How Much Do Interior Designers Cost?
I get this question, a lot .
There are a few ways to charge for interior design services.
1. FLAT RATE. An interior designer quotes a specific fee and includes a detailed list of services and the time frames that these services are covered. When a client has a project that exceeds a $50,000 budget, I prefer to use this fee structure because both sides win. The client doesn’t feel like they are in the dark regarding never ending design costs and my team knows exactly what is expected and how much time they need to work on a project.
2. COMMISSION. Most Los Angeles Interior Designers that I know charge 30-35% commission on items that they purchase for clients when they use this method. I’m not a fan of doing things this way because it can put designers and clients on opposite sides of the table. For instance, if two items are comparable and one costs more, a designer will make more money buying the more expensive item. It leaves room for doubt by the client as to why the selections are being made. A designer can also suffer when a client purchases an item without the assistance of the designer in order to save the commission.
3. HOURLY RATE. The most simple of all ways to pay an interior, this rate structure works best for smaller projects with limited amount of time required for completion. Rates can run from $50 per hour for a student to $1,500 per hour. I like to use this structure when my clients only need a little bit of my time. I charge $500 per hour.
4. SQUARE FOOTAGE. This fee structure takes into account the amount of square feet that will be covered on a project. For example a 10,000 square foot property with 6,000 square feet of exterior space that is being billed at $6 per square foot, would have an interior design fee of $96,000. This is generally the structure that interior designers use when they work on hospitality and commercial projects.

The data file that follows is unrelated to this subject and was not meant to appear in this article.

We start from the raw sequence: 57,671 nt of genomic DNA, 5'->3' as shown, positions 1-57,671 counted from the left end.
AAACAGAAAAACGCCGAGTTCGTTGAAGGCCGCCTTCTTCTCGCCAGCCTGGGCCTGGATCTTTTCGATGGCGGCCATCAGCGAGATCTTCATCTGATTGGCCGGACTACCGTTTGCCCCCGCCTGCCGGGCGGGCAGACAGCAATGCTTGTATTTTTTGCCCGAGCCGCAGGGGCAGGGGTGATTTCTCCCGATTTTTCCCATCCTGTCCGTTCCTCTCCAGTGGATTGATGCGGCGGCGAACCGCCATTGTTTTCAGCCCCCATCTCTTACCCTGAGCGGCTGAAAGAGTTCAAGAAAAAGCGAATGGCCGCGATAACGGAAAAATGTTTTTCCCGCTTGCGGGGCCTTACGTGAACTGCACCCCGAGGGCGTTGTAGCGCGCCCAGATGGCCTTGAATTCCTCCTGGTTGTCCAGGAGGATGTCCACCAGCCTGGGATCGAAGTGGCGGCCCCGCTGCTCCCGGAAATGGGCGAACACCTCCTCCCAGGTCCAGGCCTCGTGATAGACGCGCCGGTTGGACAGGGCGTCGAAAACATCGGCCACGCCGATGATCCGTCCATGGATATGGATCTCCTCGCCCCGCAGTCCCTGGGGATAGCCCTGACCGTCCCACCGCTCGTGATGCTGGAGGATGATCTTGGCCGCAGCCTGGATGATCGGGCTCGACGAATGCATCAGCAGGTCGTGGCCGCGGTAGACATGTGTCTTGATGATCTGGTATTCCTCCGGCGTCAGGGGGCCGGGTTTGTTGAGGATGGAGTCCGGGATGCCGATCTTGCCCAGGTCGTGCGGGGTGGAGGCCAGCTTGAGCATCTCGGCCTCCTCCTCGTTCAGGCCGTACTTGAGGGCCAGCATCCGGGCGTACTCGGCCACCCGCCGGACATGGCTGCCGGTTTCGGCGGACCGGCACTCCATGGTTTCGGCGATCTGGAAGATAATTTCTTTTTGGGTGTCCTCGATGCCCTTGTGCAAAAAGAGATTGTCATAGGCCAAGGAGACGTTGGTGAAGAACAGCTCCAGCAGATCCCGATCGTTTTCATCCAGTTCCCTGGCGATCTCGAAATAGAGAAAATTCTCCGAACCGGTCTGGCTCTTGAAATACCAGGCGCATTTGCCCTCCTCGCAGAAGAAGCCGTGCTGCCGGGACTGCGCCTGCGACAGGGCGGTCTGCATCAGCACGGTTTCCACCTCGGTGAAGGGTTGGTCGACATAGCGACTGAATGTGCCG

5. PERCENTAGE. A percentage interior design fee takes into account the total budget that the client will spend, including things like: construction, materials and furnishings. This fee structure is multiplied by a percentage to calculate the interior designer’s fee.
6. BARTER. If you have a service or item that an interior designer wants, they may be willing to trade with you. For example, a spa owner who is interested in the interior design of their shop may give their products and services to the interior designer in exchange for interior design services.
7. COMBINATION. Any combination of the previous five fee structures can be used to come up with a combination fee structure. Interior Designers and clients can get very creative and specific in the fee structure by combining rates.
Other things to take into consideration are the status of the designer. Do they have decades of experience? Are they professionally trained, licensed, accredited? Have they been published? Do they have a body of work that reflects a client’s particular needs -style and type of project? Are they in demand and able to charge a premium?
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This entry was posted on Friday, January 27th, 2012 at 11:45 pm and is filed under Architecture and Design, Free Interior Design Advice. You can follow any responses to this entry through the RSS 2.0 feed. You can leave a response, or trackback from your own site.